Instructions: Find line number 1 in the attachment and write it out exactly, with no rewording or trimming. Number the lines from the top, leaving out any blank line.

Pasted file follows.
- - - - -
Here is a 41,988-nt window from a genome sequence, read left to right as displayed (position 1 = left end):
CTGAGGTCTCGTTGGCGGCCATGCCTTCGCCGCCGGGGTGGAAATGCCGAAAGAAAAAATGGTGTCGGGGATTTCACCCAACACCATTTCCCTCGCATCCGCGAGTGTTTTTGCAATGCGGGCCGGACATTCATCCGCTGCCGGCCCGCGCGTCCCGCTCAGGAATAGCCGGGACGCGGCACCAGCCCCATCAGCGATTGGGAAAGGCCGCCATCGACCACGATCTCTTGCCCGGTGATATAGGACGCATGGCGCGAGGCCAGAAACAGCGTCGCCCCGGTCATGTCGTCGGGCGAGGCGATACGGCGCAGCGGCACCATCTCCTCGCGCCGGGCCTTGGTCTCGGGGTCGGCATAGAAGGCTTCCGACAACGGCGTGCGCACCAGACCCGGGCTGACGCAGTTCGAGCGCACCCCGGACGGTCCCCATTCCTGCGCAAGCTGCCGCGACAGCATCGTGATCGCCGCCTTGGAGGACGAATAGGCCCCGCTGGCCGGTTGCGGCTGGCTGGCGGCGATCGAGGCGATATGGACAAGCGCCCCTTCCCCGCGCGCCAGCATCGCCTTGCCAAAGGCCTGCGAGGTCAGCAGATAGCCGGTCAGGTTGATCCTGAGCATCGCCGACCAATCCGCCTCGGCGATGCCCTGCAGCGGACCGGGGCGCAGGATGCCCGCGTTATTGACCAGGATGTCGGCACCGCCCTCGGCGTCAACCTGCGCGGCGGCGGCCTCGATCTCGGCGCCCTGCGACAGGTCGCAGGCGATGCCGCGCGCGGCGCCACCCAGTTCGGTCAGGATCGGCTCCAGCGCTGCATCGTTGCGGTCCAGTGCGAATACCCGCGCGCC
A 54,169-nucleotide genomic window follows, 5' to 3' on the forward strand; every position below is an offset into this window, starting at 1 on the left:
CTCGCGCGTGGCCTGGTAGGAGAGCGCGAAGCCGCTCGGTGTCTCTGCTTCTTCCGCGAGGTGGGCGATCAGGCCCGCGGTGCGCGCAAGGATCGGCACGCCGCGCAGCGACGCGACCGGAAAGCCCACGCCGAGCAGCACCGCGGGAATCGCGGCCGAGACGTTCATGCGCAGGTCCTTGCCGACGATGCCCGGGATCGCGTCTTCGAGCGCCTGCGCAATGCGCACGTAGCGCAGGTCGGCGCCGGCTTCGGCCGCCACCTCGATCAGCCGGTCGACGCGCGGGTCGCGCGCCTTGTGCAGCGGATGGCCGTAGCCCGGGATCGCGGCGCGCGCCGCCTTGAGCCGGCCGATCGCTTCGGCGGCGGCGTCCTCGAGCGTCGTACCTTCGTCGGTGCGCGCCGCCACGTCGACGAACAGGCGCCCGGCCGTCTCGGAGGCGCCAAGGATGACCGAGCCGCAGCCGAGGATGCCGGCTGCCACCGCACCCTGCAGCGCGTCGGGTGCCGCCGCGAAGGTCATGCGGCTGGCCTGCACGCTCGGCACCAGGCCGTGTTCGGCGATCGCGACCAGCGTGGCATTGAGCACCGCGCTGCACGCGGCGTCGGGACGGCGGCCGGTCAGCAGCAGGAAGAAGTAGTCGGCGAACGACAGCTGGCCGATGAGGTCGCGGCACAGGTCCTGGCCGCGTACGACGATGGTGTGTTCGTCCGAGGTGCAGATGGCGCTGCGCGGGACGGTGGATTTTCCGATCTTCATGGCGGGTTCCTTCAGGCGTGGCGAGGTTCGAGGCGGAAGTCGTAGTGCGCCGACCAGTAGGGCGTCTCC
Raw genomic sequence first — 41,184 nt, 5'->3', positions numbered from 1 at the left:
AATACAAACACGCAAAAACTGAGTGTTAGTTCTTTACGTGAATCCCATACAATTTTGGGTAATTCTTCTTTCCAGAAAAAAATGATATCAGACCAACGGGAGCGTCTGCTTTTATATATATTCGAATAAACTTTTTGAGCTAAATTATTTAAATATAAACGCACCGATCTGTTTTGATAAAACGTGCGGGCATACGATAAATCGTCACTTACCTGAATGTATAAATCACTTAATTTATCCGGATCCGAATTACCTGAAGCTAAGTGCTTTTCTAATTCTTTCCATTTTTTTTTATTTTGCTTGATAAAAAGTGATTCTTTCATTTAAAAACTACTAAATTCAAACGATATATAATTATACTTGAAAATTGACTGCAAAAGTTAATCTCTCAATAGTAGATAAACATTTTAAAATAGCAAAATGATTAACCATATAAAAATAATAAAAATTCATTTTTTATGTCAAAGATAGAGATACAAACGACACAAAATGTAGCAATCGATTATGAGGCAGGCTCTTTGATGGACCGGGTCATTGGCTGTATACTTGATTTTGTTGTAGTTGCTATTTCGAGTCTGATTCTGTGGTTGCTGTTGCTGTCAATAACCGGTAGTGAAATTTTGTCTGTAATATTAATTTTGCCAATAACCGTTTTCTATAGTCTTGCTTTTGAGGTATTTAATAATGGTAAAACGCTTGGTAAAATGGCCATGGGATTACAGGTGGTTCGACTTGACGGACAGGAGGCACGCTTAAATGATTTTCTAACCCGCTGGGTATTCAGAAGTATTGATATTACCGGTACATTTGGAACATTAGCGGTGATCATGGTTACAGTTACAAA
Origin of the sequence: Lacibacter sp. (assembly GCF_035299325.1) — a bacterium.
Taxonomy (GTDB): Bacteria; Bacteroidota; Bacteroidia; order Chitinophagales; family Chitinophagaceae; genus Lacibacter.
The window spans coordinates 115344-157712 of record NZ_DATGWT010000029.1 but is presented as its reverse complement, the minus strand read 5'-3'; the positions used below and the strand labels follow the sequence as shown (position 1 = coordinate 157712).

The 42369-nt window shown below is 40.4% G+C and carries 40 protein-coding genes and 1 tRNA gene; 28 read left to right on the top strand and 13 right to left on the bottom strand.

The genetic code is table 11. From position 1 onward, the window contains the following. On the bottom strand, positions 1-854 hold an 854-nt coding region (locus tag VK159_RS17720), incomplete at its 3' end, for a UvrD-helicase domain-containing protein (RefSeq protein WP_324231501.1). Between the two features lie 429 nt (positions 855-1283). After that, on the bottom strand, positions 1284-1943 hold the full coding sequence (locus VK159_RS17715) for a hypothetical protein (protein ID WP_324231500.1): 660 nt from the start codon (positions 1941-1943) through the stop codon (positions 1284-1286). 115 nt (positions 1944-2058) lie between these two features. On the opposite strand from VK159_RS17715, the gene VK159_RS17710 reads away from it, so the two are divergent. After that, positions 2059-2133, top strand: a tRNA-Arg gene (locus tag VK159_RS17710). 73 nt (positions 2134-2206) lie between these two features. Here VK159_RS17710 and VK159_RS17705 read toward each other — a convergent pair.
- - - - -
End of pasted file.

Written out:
Here is a 41,988-nt window from a genome sequence, read left to right as displayed (position 1 = left end):